Games for the Console

If you don't use X11, you also can have fun at the console because you can find an assortment of nearly 60 classic games you can play. Look under the /usr/games directory.One of the classics is the adventure game. This features an interactive text screen where you enter simple commands to try to delve into a cave, retrieve treasures, and escape in one piece. Start the game by typing the full pathname to the program, like this:

# /usr/games/adventure

Welcome to Adventure!!   Would you like instructions? yes

Somewhere nearby is Colossal Cave, where others have found fortunes in treasure and gold, though it is rumored that some who enter are never seen again.   Magic is said to work in the cave.   I will be your eyes and hands.   Direct me with commands of 1 or 2 words.   I should warn you that I look at only the first five letters of each word, so you'll have to enter "northeast" as "ne" to distinguish it from "north". (Should you get stuck, type "help" for some general hints. For information on how to end your adventure, etc., type "info".)

This program was originally developed by Will Crowther.   Most of the features of the current program were added by Don Woods. Address complaints about the UNIX version to Jim Gillogly (

You are standing at the end of a road before a small brick building. Around you is a forest.   A small stream flows out of the building and down a gully.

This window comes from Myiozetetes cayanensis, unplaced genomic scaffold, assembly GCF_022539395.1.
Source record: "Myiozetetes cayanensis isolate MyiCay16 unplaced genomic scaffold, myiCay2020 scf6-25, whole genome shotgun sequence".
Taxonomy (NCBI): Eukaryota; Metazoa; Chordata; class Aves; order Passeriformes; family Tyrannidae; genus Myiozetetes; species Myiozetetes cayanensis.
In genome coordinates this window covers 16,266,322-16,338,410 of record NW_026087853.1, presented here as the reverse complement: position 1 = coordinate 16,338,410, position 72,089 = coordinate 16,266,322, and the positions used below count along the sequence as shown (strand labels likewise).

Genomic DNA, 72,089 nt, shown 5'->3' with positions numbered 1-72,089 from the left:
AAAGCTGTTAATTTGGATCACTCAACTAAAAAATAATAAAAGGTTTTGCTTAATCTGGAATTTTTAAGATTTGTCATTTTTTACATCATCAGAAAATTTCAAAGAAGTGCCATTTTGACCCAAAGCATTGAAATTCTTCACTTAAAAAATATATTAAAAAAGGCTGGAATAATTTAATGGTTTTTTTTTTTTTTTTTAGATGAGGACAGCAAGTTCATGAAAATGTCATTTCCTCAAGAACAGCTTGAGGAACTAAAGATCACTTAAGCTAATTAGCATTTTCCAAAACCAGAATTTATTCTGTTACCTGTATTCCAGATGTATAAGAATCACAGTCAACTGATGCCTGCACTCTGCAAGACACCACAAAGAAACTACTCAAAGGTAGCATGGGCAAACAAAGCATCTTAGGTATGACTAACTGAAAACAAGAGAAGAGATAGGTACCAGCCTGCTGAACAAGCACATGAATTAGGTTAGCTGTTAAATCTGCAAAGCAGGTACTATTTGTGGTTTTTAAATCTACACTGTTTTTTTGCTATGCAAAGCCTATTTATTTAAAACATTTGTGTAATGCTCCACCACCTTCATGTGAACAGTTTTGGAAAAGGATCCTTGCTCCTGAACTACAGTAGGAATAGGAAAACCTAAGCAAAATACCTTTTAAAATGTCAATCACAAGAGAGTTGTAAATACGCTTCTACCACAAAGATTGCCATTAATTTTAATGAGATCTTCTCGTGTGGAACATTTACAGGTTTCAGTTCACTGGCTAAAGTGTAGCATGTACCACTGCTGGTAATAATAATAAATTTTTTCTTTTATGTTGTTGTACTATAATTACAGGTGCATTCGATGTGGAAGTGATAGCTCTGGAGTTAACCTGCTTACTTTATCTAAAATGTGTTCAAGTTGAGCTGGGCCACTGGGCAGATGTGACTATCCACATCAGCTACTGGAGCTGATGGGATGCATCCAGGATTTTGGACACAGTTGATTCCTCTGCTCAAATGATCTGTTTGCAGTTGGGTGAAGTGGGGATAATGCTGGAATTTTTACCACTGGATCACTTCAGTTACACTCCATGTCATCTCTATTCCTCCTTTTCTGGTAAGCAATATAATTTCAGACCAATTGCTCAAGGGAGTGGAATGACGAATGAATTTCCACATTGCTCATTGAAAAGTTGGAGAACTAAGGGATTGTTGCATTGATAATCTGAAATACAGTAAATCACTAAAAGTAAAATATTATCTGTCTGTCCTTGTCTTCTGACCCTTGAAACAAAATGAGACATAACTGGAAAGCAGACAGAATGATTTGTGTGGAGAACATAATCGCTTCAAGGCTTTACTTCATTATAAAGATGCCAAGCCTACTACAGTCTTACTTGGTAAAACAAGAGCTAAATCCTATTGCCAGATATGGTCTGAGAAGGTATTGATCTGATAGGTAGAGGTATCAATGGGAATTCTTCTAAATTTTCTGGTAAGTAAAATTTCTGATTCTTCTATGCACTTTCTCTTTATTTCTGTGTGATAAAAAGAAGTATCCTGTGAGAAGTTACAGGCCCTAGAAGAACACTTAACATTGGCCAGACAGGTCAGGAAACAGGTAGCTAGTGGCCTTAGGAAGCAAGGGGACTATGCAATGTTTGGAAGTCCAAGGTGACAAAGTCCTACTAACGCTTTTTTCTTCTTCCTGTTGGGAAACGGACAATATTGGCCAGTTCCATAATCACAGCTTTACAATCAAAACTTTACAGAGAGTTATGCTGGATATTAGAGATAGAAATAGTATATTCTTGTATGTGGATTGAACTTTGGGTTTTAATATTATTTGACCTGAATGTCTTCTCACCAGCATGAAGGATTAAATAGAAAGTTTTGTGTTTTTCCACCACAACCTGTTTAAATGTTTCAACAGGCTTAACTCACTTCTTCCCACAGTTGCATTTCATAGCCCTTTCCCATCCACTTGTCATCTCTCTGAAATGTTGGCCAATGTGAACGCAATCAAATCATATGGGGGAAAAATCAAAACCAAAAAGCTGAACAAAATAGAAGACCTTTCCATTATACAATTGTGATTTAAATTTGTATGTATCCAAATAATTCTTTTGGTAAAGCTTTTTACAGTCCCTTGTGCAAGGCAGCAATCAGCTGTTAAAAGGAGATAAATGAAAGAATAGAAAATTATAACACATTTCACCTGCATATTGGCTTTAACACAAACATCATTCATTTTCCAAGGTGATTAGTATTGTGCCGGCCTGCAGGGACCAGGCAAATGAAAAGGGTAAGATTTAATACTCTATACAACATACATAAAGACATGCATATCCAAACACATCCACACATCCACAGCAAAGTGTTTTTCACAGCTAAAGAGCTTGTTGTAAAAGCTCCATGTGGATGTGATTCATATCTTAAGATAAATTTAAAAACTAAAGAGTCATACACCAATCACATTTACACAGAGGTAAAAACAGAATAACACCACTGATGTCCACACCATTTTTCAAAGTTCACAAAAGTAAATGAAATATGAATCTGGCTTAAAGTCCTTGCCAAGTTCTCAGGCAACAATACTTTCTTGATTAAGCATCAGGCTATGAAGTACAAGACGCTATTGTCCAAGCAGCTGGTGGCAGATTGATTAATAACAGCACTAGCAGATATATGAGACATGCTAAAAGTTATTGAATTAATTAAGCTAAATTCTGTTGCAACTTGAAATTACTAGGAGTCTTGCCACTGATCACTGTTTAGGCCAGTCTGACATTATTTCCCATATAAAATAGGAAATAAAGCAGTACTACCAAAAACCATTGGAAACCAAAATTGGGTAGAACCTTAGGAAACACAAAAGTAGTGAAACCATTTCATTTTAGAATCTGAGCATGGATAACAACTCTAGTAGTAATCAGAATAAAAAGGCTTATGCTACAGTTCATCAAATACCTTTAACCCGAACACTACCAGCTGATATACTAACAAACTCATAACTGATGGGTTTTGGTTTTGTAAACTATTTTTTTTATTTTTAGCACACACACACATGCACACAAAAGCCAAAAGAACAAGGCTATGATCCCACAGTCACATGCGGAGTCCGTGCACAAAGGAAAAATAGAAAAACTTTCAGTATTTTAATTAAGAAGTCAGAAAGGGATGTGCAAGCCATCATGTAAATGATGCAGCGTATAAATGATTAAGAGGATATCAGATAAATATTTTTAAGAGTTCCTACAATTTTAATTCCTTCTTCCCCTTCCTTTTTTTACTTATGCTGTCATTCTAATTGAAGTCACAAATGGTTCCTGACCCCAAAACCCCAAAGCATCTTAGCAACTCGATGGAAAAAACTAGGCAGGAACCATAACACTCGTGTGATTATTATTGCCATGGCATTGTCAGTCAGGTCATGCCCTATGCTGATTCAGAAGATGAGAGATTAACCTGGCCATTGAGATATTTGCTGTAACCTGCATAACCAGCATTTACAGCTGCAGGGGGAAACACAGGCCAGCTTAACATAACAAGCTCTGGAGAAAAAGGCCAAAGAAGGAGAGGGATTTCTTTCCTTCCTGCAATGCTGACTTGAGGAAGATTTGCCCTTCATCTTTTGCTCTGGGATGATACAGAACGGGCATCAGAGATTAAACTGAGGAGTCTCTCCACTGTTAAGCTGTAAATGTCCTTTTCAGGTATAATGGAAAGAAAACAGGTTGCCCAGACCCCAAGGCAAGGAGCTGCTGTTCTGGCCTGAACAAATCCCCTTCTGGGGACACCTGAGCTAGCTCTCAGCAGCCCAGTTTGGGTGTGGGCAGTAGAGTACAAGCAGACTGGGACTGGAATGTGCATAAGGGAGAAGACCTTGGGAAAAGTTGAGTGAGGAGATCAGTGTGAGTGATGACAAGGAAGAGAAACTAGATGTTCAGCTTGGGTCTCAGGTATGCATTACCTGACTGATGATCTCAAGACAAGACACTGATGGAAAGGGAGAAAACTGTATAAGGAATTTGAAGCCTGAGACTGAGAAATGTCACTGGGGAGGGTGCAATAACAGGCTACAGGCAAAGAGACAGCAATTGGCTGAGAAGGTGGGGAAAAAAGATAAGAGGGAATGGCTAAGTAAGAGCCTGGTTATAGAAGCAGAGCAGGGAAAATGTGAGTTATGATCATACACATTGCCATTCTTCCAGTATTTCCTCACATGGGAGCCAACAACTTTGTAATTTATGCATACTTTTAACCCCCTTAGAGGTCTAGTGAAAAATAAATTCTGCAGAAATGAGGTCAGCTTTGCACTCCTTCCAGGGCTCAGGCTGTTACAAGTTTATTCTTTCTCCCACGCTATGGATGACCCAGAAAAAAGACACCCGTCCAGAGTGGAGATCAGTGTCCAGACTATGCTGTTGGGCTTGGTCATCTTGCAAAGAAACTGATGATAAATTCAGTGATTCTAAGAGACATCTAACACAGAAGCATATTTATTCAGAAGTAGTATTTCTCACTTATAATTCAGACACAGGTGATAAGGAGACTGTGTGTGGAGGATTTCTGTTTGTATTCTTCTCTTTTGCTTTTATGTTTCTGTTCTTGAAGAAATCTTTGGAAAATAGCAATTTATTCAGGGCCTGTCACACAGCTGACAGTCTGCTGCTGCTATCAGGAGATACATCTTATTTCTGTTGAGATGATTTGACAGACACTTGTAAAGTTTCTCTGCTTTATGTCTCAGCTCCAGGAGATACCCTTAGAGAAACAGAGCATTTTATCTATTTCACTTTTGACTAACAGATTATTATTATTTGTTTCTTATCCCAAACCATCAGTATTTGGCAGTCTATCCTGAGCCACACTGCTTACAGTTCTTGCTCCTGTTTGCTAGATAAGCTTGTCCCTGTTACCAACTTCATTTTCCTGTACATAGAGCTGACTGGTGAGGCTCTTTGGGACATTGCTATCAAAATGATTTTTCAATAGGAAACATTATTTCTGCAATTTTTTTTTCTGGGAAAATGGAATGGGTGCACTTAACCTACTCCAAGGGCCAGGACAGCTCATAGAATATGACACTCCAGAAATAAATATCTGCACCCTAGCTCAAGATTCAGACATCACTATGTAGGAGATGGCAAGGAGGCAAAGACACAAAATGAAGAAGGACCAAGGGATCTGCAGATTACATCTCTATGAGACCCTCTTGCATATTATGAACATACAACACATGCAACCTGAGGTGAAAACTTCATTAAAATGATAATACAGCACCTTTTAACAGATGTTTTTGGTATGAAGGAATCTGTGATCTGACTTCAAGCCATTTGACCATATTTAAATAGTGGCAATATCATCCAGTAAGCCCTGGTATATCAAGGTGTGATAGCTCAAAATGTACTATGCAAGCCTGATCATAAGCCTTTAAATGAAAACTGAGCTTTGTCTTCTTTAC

Enter commands such as inven, look, go west (or n, w, s, e, up, or down). Type quit to exit the game.

Want the challenge of a good chess game? Try the gnuchess program, which plays an extremely strong game of chess. You can find several versions of this game installed on your system. The gnuchess version uses cursor addressing to provide a basic graphic dis­play. The gnuchessr version scrolls each board after successive moves and uses reverse video and cursor addressing for a fancier display.Moves are entered by specifying the column and row as a letter and number, as in the following example:

# gnuchess

Enter [moves] minutes[:sec] [increment][+]: Computer GNU Chess


8 |  *R |  *N |  *B |  *Q |  *K |  *B |  *N |  *R |


7  |  *P  |  *P  |  *P  |  *P  |  *P  |  *P  |  *P  |  *P |


6  |        |        |        |        |        |        |        | | +--+--+--+--+--+--+--+--+

5  |        |        |        |        |        |        |        | | +--+--+--+--+--+--+--+--+

4  |        |        |        |        |        |        |        | | +--+--+--+--+--+--+--+--+

3 |        |        |        |        |        |        |        | | +--+--+--+--+--+--+--+--+

2 |    P |    P |    P |    P |    P |    P |    P |    P |


1   |    R |    N |    B |    Q |    K |    B |    N |    R |


a      b      c      d      e      f      g h Human

If you don't want to specify a timer, just press Enter after starting the game. To move the pawn up two squares from the lower rank, enter e2e4, and press the Enter key. The com­puter then makes its move, and new piece positions are updated on your display. The gnuchess program has more than 23 command-line options and features display play modes, hints, and timed games. For more information, see the gnuchess manual page.